New physical restraint rules to begin in public schools

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BOSTON (AP) — New rules on the use of physical restraint in public schools will soon take effect in Massachusetts.

The Boston Globe reports ( ) that regulations approved by the Board of Elementary and Secondary Education will include limits on how unruly children can be held down. The use of medication or devices to help control a child, previously allowed with permission from a parent or doctor, will not be permitted under the new rules that begin Jan. 1.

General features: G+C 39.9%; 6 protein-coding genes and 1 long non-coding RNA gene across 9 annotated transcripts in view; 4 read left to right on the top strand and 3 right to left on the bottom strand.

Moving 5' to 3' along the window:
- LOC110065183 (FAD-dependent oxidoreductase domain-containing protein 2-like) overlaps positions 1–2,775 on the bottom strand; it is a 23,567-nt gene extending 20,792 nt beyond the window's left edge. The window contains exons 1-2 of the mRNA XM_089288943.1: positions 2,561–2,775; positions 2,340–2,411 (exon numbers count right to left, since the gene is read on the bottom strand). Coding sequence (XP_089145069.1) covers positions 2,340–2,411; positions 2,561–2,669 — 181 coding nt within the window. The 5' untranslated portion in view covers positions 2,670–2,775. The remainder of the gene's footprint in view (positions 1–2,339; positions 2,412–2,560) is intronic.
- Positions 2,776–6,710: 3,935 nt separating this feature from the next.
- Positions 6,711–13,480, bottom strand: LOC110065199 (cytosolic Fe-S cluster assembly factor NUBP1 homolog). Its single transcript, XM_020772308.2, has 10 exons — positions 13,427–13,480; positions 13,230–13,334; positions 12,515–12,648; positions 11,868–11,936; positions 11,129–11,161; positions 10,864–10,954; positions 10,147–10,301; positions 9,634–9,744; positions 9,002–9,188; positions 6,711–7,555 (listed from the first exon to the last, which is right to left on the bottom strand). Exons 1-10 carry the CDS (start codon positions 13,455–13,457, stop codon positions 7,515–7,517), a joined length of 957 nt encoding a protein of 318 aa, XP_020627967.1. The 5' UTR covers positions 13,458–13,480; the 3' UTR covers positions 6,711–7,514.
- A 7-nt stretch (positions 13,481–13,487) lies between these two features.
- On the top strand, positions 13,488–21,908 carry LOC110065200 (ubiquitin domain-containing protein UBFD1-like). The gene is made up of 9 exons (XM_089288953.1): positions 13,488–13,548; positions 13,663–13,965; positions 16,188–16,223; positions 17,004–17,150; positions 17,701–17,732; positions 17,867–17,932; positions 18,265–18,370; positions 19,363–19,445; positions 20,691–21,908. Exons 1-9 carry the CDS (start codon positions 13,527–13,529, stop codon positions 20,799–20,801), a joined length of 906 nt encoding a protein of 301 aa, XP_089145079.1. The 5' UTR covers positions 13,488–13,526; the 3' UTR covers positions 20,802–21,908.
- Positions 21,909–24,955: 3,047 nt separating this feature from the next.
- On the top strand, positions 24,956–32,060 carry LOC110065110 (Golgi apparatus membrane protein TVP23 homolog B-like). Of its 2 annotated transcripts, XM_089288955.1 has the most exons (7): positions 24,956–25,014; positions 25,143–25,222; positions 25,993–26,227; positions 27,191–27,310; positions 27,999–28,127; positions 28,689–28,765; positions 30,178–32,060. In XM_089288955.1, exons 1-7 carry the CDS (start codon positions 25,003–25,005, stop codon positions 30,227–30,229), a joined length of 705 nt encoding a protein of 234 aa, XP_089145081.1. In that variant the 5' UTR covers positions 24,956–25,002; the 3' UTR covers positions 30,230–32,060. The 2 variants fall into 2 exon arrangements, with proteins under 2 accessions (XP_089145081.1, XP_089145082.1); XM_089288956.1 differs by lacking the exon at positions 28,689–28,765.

Advocates for students with behavioral or emotional difficulties are applauding the first changes in the state's physical restraint policy since 2001.

The new rules also require continuous monitoring by school staff of students who are given a "time out" to help them calm down, and principals must approve time out of longer than 30 minutes.


Information from: The Boston Globe,

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